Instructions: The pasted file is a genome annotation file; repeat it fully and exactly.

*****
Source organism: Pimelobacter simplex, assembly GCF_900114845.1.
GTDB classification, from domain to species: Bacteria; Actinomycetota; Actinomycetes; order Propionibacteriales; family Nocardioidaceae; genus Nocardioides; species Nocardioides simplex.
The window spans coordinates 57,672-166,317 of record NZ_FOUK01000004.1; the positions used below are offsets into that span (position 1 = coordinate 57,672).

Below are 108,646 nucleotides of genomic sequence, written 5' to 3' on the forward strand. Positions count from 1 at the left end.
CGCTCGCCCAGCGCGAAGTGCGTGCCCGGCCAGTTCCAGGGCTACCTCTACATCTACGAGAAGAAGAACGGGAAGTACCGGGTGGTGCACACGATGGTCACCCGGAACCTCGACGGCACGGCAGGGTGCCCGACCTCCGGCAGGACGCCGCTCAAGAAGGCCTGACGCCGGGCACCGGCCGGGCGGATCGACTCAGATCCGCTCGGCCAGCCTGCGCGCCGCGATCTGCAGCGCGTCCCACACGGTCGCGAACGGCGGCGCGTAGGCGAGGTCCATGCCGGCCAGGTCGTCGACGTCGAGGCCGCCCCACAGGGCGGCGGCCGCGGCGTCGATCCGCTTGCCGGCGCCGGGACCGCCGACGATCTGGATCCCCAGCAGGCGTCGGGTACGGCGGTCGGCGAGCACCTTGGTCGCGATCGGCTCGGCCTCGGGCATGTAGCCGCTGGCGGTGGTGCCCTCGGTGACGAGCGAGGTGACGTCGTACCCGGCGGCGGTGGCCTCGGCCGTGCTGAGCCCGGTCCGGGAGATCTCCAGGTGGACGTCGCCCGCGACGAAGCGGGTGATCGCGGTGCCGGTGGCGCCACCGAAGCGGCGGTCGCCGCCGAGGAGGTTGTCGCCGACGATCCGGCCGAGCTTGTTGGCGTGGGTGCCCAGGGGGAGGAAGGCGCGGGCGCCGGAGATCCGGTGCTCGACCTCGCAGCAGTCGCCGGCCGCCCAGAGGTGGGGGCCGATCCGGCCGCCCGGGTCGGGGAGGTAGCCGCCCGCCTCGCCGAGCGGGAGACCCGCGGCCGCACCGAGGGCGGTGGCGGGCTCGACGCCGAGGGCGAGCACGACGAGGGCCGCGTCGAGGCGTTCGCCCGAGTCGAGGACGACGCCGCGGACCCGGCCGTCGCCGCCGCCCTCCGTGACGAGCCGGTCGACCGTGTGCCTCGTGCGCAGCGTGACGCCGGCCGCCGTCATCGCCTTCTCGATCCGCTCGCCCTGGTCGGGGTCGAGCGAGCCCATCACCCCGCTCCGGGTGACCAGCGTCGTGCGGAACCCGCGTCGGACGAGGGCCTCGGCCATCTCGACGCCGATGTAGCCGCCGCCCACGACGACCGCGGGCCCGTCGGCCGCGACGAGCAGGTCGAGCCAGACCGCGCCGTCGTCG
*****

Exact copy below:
Source organism: Pimelobacter simplex, assembly GCF_900114845.1.
GTDB classification, from domain to species: Bacteria; Actinomycetota; Actinomycetes; order Propionibacteriales; family Nocardioidaceae; genus Nocardioides; species Nocardioides simplex.
The window spans coordinates 57,672-166,317 of record NZ_FOUK01000004.1; the positions used below are offsets into that span (position 1 = coordinate 57,672).

Below are 108,646 nucleotides of genomic sequence, written 5' to 3' on the forward strand. Positions count from 1 at the left end.
CGCTCGCCCAGCGCGAAGTGCGTGCCCGGCCAGTTCCAGGGCTACCTCTACATCTACGAGAAGAAGAACGGGAAGTACCGGGTGGTGCACACGATGGTCACCCGGAACCTCGACGGCACGGCAGGGTGCCCGACCTCCGGCAGGACGCCGCTCAAGAAGGCCTGACGCCGGGCACCGGCCGGGCGGATCGACTCAGATCCGCTCGGCCAGCCTGCGCGCCGCGATCTGCAGCGCGTCCCACACGGTCGCGAACGGCGGCGCGTAGGCGAGGTCCATGCCGGCCAGGTCGTCGACGTCGAGGCCGCCCCACAGGGCGGCGGCCGCGGCGTCGATCCGCTTGCCGGCGCCGGGACCGCCGACGATCTGGATCCCCAGCAGGCGTCGGGTACGGCGGTCGGCGAGCACCTTGGTCGCGATCGGCTCGGCCTCGGGCATGTAGCCGCTGGCGGTGGTGCCCTCGGTGACGAGCGAGGTGACGTCGTACCCGGCGGCGGTGGCCTCGGCCGTGCTGAGCCCGGTCCGGGAGATCTCCAGGTGGACGTCGCCCGCGACGAAGCGGGTGATCGCGGTGCCGGTGGCGCCACCGAAGCGGCGGTCGCCGCCGAGGAGGTTGTCGCCGACGATCCGGCCGAGCTTGTTGGCGTGGGTGCCCAGGGGGAGGAAGGCGCGGGCGCCGGAGATCCGGTGCTCGACCTCGCAGCAGTCGCCGGCCGCCCAGAGGTGGGGGCCGATCCGGCCGCCCGGGTCGGGGAGGTAGCCGCCCGCCTCGCCGAGCGGGAGACCCGCGGCCGCACCGAGGGCGGTGGCGGGCTCGACGCCGAGGGCGAGCACGACGAGGGCCGCGTCGAGGCGTTCGCCCGAGTCGAGGACGACGCCGCGGACCCGGCCGTCGCCGCCGCCCTCCGTGACGAGCCGGTCGACCGTGTGCCTCGTGCGCAGCGTGACGCCGGCCGCCGTCATCGCCTTCTCGATCCGCTCGCCCTGGTCGGGGTCGAGCGAGCCCATCACCCCGCTCCGGGTGACCAGCGTCGTGCGGAACCCGCGTCGGACGAGGGCCTCGGCCATCTCGACGCCGATGTAGCCGCCGCCCACGACGACCGCGGGCCCGTCGGCCGCGACGAGCAGGTCGAGCCAGACCGCGCCGTCGTCG